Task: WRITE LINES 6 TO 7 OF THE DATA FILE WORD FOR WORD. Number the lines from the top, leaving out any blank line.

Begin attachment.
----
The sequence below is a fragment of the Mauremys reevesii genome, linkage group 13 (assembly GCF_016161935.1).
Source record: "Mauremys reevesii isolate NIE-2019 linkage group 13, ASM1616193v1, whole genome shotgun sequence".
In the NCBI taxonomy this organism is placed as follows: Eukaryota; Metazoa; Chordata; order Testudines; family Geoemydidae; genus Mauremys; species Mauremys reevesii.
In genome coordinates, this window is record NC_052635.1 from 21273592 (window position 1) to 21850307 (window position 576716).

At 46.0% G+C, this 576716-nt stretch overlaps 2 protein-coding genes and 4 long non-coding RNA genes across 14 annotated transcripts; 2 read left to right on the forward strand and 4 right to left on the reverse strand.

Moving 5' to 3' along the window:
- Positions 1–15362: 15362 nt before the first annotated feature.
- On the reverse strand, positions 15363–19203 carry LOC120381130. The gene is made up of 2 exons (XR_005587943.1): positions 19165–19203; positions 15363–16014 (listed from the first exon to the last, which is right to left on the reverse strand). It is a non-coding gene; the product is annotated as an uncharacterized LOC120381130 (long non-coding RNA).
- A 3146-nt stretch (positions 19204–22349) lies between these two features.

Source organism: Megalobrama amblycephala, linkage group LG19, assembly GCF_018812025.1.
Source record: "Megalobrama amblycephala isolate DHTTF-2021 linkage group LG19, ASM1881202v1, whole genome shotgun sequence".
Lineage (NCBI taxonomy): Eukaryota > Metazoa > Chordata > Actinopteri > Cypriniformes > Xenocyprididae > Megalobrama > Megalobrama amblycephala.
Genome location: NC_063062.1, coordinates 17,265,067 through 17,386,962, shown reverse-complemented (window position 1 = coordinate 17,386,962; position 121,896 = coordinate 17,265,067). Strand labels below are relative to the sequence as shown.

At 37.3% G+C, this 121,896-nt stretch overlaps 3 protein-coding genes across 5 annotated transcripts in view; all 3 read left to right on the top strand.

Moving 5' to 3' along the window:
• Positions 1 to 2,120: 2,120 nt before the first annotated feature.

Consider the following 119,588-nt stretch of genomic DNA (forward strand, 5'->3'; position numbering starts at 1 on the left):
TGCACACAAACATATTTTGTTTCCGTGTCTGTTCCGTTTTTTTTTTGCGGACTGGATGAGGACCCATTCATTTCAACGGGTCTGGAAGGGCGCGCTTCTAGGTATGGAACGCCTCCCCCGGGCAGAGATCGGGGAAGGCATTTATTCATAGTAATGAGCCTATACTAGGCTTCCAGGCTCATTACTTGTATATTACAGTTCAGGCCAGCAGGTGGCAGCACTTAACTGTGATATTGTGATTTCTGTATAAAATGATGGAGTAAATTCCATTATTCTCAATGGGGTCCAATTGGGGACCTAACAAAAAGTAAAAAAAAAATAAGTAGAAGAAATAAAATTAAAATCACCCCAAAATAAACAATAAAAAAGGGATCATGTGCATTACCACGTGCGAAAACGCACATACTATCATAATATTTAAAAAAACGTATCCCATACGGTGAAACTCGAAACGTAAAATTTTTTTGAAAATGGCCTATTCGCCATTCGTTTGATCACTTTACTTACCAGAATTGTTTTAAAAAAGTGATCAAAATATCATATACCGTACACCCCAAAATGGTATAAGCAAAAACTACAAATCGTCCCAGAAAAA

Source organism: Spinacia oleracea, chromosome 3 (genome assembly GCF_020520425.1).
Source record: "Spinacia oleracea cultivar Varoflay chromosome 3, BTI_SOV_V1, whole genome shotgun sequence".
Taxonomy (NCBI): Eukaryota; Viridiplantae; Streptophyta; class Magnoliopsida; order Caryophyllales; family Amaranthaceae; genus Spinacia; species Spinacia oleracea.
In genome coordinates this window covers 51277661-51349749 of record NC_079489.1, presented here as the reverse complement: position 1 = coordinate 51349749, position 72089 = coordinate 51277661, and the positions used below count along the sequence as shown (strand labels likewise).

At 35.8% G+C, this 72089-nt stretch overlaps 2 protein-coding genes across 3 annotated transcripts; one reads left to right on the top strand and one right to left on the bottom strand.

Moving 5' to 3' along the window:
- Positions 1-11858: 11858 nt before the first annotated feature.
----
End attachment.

Moving 5' to 3' along the window:
- Positions 1–15362: 15362 nt before the first annotated feature.